I’ve started to view movie night as more than just a weekly social gathering. On paper, I suppose that’s the gist of it, but for me personally it has taken on a greater role. While not a totally original concept (I know, dinner-and-a-movie is a classic date-nightish staple in American culture), this weekly gathering of friends, communal cooking, humorous reflections and fresh cinematic experiences will forever be engrained in my memory as unique custom specific to a truly remarkable stage of my life. Most of us are existing in a weird, post-college transitional stage where we’ve all disembarked, in one form or another, from our own families and family customs but have yet to create our own. So in a sense, Movie Night is my family’s Saturday trip to the public library, my after-school ballet rehearsal, my summer trips to my grandparents’ house. It’s a custom I take great joy in experiencing, but know–like my ballet rehearsals—will eventually come to a close. I aim to cherish it while it’s here.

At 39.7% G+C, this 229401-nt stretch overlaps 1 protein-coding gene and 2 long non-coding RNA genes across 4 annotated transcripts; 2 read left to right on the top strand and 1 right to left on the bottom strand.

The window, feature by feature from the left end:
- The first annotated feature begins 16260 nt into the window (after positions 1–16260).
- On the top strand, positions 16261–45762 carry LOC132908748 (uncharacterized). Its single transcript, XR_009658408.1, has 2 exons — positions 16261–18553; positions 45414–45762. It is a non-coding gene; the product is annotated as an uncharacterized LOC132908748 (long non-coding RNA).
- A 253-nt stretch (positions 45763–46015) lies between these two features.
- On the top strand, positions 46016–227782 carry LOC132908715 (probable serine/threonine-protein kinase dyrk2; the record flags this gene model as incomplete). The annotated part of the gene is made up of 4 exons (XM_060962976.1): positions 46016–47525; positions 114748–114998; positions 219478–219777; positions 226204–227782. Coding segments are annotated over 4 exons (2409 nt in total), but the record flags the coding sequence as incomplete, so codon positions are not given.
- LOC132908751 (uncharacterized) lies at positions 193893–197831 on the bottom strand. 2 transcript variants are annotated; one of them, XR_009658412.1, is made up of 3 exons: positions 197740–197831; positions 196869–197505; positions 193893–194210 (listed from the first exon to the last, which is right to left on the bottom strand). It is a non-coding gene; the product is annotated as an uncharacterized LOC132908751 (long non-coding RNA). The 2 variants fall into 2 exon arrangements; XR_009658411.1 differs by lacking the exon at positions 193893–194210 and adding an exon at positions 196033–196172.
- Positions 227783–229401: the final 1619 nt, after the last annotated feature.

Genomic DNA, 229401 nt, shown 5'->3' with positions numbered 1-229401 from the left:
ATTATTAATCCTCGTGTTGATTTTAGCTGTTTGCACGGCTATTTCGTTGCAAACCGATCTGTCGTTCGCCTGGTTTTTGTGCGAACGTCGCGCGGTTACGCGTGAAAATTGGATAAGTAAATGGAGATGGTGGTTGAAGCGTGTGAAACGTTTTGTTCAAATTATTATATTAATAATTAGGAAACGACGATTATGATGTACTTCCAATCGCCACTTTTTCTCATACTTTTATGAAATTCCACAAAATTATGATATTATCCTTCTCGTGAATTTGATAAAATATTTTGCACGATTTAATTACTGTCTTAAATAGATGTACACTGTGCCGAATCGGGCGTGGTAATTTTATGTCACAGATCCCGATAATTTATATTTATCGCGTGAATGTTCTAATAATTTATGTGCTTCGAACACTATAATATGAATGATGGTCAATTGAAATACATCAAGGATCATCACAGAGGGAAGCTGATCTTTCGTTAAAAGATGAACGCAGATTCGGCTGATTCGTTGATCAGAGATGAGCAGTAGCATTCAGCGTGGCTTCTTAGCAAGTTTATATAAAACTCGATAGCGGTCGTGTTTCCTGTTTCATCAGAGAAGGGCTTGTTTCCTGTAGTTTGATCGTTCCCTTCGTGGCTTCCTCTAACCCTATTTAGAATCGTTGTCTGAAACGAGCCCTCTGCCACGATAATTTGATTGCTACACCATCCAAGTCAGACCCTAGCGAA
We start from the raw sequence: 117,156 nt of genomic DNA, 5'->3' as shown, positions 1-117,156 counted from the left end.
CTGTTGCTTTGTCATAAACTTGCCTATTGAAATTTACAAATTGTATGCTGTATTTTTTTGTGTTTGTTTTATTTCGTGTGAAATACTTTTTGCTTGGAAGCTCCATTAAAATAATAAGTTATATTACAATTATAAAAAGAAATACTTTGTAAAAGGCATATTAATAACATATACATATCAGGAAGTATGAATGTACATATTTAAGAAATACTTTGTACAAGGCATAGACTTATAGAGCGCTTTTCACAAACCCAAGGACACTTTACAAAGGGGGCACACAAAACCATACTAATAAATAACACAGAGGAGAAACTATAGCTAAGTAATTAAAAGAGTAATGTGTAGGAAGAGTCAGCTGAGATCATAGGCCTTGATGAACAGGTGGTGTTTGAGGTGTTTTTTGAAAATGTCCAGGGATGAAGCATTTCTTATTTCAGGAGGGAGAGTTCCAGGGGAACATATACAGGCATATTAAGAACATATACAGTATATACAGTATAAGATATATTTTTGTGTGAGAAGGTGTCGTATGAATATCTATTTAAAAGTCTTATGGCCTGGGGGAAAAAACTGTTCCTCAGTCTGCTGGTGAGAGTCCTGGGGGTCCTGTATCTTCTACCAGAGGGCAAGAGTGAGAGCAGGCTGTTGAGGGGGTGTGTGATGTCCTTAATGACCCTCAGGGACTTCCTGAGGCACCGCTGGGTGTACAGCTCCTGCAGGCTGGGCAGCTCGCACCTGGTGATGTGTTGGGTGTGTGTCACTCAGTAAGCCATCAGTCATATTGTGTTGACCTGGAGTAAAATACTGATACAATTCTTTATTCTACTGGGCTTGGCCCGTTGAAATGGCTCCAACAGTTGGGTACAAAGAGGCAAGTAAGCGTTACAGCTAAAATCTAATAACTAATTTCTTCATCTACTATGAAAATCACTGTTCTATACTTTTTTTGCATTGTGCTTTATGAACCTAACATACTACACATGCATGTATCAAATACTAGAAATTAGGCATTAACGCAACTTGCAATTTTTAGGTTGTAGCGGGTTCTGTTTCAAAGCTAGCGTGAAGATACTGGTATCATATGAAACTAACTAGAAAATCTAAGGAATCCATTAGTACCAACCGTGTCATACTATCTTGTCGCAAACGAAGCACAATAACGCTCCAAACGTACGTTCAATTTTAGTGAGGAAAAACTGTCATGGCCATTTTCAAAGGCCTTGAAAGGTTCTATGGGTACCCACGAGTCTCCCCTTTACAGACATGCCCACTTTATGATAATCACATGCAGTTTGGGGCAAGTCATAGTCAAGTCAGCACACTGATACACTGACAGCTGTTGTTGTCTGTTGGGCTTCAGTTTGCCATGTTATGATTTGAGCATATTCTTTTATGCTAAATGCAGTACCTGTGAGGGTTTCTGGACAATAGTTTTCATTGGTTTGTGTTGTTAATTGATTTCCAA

Today marks two years of blogging from the doodle house!
Documenting our lives and sharing the things that have entertained and inspired us has been tremendously rewarding. The blog has been a place where I can be creative and goofy and honest, and I’m so happy to have found such joy in this little hobby.
Some highlights of what we’ve done and seen in the last two years…
It’s been a thoroughly eventful two years. There’s no telling what the next two will hold.
I’ve posted briefly about my beautiful friend Courtney’s pre-wedding festivities, but I’d really be doing a disservice by not gushing about the big day itself, as it was the epitome of a truly Texas wedding*.
*To all my non-Texans, let me explain that by a “Texas Wedding” I do not mean that the aisles were filled with Southern ladies with big hair or that men were shooting pistols in the air when the bride and groom said “I do.” She didn’t ride a horse down the aisle or have a Dallas Cowboys themed wedding cake. When I say Texas wedding, I mean it highlighted all the things I love about being from Texas: a picturesque countryside, warm weather, greasy grub, and pride in your family’s roots and rituals.